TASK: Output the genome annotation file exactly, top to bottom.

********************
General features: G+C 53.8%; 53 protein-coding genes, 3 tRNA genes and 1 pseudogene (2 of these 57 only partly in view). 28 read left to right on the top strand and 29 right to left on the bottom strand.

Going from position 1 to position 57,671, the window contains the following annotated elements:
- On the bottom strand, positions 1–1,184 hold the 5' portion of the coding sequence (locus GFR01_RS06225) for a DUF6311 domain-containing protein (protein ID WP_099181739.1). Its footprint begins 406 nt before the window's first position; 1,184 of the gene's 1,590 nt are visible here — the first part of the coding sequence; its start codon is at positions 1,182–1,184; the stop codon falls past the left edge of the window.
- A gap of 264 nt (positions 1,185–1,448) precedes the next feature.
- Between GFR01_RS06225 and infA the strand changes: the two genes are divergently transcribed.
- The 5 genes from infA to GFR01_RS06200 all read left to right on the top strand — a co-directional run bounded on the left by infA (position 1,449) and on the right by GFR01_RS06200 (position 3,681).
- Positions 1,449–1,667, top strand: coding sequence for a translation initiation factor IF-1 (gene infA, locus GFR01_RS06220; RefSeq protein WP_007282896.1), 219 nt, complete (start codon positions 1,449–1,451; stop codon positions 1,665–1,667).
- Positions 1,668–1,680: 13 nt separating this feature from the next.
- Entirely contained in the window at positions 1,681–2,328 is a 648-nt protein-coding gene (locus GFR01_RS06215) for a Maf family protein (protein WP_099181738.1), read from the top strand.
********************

General features: G+C 53.8%; 53 protein-coding genes, 3 tRNA genes and 1 pseudogene (2 of these 57 only partly in view). 28 read left to right on the top strand and 29 right to left on the bottom strand.

Going from position 1 to position 57,671, the window contains the following annotated elements:
- On the bottom strand, positions 1–1,184 hold the 5' portion of the coding sequence (locus GFR01_RS06225) for a DUF6311 domain-containing protein (protein ID WP_099181739.1). Its footprint begins 406 nt before the window's first position; 1,184 of the gene's 1,590 nt are visible here — the first part of the coding sequence; its start codon is at positions 1,182–1,184; the stop codon falls past the left edge of the window.
- A gap of 264 nt (positions 1,185–1,448) precedes the next feature.
- Between GFR01_RS06225 and infA the strand changes: the two genes are divergently transcribed.
- The 5 genes from infA to GFR01_RS06200 all read left to right on the top strand — a co-directional run bounded on the left by infA (position 1,449) and on the right by GFR01_RS06200 (position 3,681).
- Positions 1,449–1,667, top strand: coding sequence for a translation initiation factor IF-1 (gene infA, locus GFR01_RS06220; RefSeq protein WP_007282896.1), 219 nt, complete (start codon positions 1,449–1,451; stop codon positions 1,665–1,667).
- Positions 1,668–1,680: 13 nt separating this feature from the next.
- Entirely contained in the window at positions 1,681–2,328 is a 648-nt protein-coding gene (locus GFR01_RS06215) for a Maf family protein (protein WP_099181738.1), read from the top strand.